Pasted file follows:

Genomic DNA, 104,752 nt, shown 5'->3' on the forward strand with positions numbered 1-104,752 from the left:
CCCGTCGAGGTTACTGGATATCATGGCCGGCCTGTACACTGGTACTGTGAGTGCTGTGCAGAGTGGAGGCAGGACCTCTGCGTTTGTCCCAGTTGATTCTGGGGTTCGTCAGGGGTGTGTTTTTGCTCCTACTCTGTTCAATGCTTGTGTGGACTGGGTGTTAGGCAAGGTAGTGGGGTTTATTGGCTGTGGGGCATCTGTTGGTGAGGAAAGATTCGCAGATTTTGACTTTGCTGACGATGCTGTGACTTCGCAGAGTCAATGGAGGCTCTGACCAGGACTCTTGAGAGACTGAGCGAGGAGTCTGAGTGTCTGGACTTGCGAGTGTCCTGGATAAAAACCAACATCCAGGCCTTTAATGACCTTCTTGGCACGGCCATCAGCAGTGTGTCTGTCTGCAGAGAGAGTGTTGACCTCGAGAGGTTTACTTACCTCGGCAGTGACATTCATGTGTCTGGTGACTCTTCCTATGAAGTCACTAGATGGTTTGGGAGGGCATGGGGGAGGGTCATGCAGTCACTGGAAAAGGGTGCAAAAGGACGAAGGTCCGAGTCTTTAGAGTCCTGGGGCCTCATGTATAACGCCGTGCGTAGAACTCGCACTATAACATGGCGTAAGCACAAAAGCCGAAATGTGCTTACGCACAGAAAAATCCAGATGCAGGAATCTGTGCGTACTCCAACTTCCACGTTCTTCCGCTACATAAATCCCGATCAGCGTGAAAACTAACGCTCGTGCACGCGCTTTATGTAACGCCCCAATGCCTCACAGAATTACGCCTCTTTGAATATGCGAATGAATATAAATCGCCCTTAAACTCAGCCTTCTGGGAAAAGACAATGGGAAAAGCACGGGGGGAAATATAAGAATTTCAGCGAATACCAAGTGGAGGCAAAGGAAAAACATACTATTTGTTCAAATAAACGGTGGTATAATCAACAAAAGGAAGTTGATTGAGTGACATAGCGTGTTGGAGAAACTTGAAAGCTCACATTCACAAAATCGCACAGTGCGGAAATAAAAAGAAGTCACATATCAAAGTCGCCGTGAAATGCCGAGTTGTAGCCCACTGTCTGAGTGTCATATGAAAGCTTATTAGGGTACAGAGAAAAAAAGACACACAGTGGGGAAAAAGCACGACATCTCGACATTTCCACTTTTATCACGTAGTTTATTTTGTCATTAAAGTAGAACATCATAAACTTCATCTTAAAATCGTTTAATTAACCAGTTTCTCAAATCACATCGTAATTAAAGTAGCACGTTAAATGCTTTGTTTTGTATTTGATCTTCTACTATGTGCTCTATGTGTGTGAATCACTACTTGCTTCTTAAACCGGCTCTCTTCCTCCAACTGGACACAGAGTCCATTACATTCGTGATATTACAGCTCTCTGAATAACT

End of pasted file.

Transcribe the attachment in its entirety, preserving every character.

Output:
Genomic DNA, 104,752 nt, shown 5'->3' on the forward strand with positions numbered 1-104,752 from the left:
CCCGTCGAGGTTACTGGATATCATGGCCGGCCTGTACACTGGTACTGTGAGTGCTGTGCAGAGTGGAGGCAGGACCTCTGCGTTTGTCCCAGTTGATTCTGGGGTTCGTCAGGGGTGTGTTTTTGCTCCTACTCTGTTCAATGCTTGTGTGGACTGGGTGTTAGGCAAGGTAGTGGGGTTTATTGGCTGTGGGGCATCTGTTGGTGAGGAAAGATTCGCAGATTTTGACTTTGCTGACGATGCTGTGACTTCGCAGAGTCAATGGAGGCTCTGACCAGGACTCTTGAGAGACTGAGCGAGGAGTCTGAGTGTCTGGACTTGCGAGTGTCCTGGATAAAAACCAACATCCAGGCCTTTAATGACCTTCTTGGCACGGCCATCAGCAGTGTGTCTGTCTGCAGAGAGAGTGTTGACCTCGAGAGGTTTACTTACCTCGGCAGTGACATTCATGTGTCTGGTGACTCTTCCTATGAAGTCACTAGATGGTTTGGGAGGGCATGGGGGAGGGTCATGCAGTCACTGGAAAAGGGTGCAAAAGGACGAAGGTCCGAGTCTTTAGAGTCCTGGGGCCTCATGTATAACGCCGTGCGTAGAACTCGCACTATAACATGGCGTAAGCACAAAAGCCGAAATGTGCTTACGCACAGAAAAATCCAGATGCAGGAATCTGTGCGTACTCCAACTTCCACGTTCTTCCGCTACATAAATCCCGATCAGCGTGAAAACTAACGCTCGTGCACGCGCTTTATGTAACGCCCCAATGCCTCACAGAATTACGCCTCTTTGAATATGCGAATGAATATAAATCGCCCTTAAACTCAGCCTTCTGGGAAAAGACAATGGGAAAAGCACGGGGGGAAATATAAGAATTTCAGCGAATACCAAGTGGAGGCAAAGGAAAAACATACTATTTGTTCAAATAAACGGTGGTATAATCAACAAAAGGAAGTTGATTGAGTGACATAGCGTGTTGGAGAAACTTGAAAGCTCACATTCACAAAATCGCACAGTGCGGAAATAAAAAGAAGTCACATATCAAAGTCGCCGTGAAATGCCGAGTTGTAGCCCACTGTCTGAGTGTCATATGAAAGCTTATTAGGGTACAGAGAAAAAAAGACACACAGTGGGGAAAAAGCACGACATCTCGACATTTCCACTTTTATCACGTAGTTTATTTTGTCATTAAAGTAGAACATCATAAACTTCATCTTAAAATCGTTTAATTAACCAGTTTCTCAAATCACATCGTAATTAAAGTAGCACGTTAAATGCTTTGTTTTGTATTTGATCTTCTACTATGTGCTCTATGTGTGTGAATCACTACTTGCTTCTTAAACCGGCTCTCTTCCTCCAACTGGACACAGAGTCCATTACATTCGTGATATTACAGCTCTCTGAATAACT